RESIDENTE: And that was amazing.
CONTRERAS: When you talk about the song capturing the energy, from my observation, as someone who looks at history and looks at music at the same time, it's a unique situation where the song captures the energy, but the song also contributes to the energy as well. Because you made it free, because it came out so quickly, because it spread so quickly, it also contributed to the energy, and that's within the context of Latin American protest music.
RESIDENTE: I think it's the song that is what - you know, the way it's written. I think it's the mix of artists that you have there because you have iLe and me that we kind of, like - politically speaking, we're kind of similar. And Benito is, like, in that middle. So I think it has a balance, you know, in between Benito and me. And then you have a song that - angry, but it's maintaining a balance. So that's why I think that people like it. So it's the first time that I put a political song out like that - you know, like, angry - and people dig it and like it, like that, you know, like, unanimous - unanimously, you know?
CONTRERAS: Yeah. Plus, it's a unique - it came out at a unique time in Puerto Rican history where people with - like you said, people with different perspectives - they all are united in, this guy's got to go.
RESIDENTE: Yeah, yeah, yeah, everyone is united for that. And the great thing about it is that it's not only that we're united that we want him out, but that it's kind of like an awakening for Puerto Ricans. And it's a new generation - new kids that are understanding that it's not about being a pro-statehood or a colony. It's not about that. It's about - like, we have to change the system, and we have to change what's happening in Puerto Rico. And we have to start from scratch. Even the independent parties like the party who believes in the independence of Puerto Rico - they have to do something because it's not happening. They have to do something new.
CONTRERAS: OK, unless you have anything else to say, I think we're set.
RESIDENTE: I'm in San Juan till this is finished, and then I can keep going with my album and put out a single that I've been holding for the past two weeks.
CONTRERAS: René, gracias, man. Thank you very much.
RESIDENTE: Thank you.
CONTRERAS: iLe wrote the lyrics for the chorus after consulting with her brother. She sings, let's be sharp, like the knives making sparks until you reach the edge. We must clear the weeds after the planting so that no one else takes advantage of me.
(SOUNDBITE OF SONG, "AFILANDO LOS CUCHILLOS")
ILE: (Singing) Vamos cortantes, como los cuchillos, sacando chispas hasta llegar al filo. Hay que arrancar la maleza del plantío para que ninguno se aproveche de lo mío.
CONTRERAS: I spoke with her at her home in Puerto Rico the day after the song came out.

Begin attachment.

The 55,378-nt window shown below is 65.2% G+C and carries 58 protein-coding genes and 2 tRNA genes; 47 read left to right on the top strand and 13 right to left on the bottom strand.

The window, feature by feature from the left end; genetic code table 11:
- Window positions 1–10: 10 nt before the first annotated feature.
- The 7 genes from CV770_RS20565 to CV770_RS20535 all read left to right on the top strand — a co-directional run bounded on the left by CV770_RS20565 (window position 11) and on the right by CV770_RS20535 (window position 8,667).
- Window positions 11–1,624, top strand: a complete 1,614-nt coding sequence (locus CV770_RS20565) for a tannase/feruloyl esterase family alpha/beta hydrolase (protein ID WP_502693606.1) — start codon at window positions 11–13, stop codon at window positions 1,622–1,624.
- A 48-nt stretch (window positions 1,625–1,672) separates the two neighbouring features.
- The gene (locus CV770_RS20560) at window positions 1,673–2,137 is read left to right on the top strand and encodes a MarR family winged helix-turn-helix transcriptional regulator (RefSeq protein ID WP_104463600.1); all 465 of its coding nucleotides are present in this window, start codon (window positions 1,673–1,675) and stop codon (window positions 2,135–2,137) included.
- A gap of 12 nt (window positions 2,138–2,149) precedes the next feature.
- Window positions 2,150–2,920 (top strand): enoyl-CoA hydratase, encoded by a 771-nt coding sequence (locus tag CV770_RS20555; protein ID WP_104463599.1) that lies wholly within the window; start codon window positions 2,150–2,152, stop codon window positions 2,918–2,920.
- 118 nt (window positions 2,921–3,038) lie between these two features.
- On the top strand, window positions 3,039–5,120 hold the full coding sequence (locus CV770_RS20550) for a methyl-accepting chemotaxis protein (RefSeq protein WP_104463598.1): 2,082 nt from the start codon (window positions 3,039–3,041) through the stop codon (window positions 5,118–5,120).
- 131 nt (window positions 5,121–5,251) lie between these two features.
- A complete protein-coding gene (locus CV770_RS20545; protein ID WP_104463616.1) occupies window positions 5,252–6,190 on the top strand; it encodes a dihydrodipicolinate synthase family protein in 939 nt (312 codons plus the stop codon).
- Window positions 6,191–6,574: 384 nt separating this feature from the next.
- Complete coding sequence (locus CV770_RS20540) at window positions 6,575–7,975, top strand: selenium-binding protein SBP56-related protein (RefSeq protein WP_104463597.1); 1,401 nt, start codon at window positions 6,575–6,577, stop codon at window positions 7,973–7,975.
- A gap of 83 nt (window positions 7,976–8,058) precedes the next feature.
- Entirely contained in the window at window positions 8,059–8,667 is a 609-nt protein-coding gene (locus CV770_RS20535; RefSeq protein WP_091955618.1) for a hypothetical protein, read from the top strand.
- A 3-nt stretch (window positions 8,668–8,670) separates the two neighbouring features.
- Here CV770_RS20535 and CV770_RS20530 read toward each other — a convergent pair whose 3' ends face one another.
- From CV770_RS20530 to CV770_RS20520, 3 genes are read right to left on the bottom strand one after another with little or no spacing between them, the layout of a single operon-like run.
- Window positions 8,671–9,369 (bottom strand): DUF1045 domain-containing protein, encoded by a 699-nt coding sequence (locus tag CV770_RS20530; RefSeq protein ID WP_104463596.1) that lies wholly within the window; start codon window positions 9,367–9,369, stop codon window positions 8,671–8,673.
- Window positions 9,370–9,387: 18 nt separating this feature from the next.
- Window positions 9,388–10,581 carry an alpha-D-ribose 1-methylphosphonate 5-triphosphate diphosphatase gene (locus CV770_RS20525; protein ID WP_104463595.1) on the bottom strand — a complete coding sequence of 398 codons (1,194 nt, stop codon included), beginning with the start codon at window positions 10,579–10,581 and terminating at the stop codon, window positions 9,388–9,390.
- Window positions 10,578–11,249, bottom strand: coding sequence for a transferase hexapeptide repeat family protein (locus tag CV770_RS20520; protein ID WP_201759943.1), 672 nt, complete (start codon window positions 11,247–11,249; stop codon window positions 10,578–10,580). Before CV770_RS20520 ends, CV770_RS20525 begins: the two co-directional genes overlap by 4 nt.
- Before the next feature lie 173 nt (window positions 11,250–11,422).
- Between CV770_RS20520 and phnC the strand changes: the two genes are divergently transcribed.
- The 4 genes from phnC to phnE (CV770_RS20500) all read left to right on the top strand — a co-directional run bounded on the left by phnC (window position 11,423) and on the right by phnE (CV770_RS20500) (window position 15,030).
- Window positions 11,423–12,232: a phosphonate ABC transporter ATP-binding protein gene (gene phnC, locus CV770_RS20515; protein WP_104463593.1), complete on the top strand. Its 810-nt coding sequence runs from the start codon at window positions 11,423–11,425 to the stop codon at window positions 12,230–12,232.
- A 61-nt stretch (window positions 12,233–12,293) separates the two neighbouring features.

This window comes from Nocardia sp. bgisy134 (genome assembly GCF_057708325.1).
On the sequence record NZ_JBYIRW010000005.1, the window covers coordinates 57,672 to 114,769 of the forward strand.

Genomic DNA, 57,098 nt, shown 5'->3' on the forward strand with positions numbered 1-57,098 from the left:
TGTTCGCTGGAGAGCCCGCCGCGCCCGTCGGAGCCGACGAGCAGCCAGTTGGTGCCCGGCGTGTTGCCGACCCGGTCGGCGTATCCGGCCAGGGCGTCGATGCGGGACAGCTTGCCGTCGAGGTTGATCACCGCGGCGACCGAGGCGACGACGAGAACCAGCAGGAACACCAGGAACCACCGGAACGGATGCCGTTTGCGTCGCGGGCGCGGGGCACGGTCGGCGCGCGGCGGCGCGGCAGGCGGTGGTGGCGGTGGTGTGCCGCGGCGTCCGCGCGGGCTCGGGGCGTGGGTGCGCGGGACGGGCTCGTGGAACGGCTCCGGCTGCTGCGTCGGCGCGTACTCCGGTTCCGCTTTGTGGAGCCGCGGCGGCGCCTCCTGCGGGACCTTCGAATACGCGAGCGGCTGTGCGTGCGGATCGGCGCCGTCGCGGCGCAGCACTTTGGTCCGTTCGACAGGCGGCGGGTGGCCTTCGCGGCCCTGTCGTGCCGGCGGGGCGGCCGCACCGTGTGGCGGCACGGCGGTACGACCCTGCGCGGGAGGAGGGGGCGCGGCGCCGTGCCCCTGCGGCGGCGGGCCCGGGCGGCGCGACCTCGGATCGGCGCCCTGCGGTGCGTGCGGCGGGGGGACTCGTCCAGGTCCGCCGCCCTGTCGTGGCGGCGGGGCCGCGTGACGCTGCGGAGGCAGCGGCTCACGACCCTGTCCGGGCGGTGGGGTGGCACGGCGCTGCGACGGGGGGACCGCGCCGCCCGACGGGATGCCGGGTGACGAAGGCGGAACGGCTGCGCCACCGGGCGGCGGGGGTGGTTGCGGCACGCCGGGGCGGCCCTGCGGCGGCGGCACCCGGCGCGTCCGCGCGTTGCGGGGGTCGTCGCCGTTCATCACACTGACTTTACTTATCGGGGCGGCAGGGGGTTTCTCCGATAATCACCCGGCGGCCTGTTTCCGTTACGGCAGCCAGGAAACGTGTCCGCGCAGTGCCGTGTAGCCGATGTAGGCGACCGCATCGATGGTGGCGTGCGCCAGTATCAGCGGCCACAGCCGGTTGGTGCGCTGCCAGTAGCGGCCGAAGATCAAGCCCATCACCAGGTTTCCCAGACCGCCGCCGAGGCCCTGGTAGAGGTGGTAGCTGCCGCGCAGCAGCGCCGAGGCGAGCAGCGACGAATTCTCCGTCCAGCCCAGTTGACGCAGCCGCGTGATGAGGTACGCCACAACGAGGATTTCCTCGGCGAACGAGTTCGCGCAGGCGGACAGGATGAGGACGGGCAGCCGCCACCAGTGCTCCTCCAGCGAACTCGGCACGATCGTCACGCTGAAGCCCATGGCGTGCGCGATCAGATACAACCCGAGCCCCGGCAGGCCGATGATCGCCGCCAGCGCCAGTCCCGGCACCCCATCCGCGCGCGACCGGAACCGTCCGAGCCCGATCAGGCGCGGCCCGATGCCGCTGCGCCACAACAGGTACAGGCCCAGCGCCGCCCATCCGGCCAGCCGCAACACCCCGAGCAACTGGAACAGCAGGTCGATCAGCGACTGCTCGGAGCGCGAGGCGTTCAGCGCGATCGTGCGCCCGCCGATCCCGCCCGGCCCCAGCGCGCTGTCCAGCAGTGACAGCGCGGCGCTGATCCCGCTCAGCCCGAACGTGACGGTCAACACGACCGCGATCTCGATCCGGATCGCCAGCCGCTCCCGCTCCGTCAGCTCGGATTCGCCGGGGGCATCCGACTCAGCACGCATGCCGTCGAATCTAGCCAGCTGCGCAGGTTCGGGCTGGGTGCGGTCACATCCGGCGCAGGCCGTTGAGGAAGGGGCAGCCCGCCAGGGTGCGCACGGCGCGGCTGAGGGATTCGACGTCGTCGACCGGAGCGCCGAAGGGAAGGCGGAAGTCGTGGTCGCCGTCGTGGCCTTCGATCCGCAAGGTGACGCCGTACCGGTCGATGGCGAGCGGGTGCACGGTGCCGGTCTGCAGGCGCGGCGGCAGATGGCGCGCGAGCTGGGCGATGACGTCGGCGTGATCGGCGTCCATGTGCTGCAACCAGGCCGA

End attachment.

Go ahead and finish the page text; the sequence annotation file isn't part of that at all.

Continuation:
How much of an impact do you think this will have because of - given the popularity of the people involved, with you and René and Benito?
ILE: Well, I think it's already having a big reaction to people. Basically, what we're seeing is just what we are seeing, what we're watching in the streets. Like, we are reflecting - we're telling a story, basically, of the moment that we're in right now. And that is what art is all about, like expressing the moment that you're living at the same time you're in. So we're basically telling a story as if a newspaper, you know, but even better, more - like, more open and more direct and more raw.
Benito was touring in Europe, actually. And he stopped the tour to come here to Puerto Rico. And I think - because the trip is so long, I think he had to record it when he arrived here yesterday. There's very much adrenaline at the same time. So when you're angry, like, sometimes you get out your best words (laughter).
It's a very, very wonderful and weird moment at the same time. Like, I feel ashamed of my government. But at the same time, I feel proud that people are reacting and waking up. It's amazing. I think I've been waiting for this for a long time. I think it's one of the best days of my life. Like, I feel people - Puerto Ricans are waking up in big masses, and I think that is something we needed a long time ago. And for me, it's very, very necessary to express that anger that we've been accumulating for so long. And that's basically the reaction we've been expressing and also in the song. And I'm glad that people are feeling identified with this song, as well.
CONTRERAS: This is NPR's ALT.LATINO with a look at a song that was part of the unprecedented political showdown that has been taking place in Puerto Rico over the last few weeks. The day after "Afilando Los Cuchillos" was released, NPR'S Adrian Florido told me he heard the song everywhere as he covered the mass demonstrations on the island.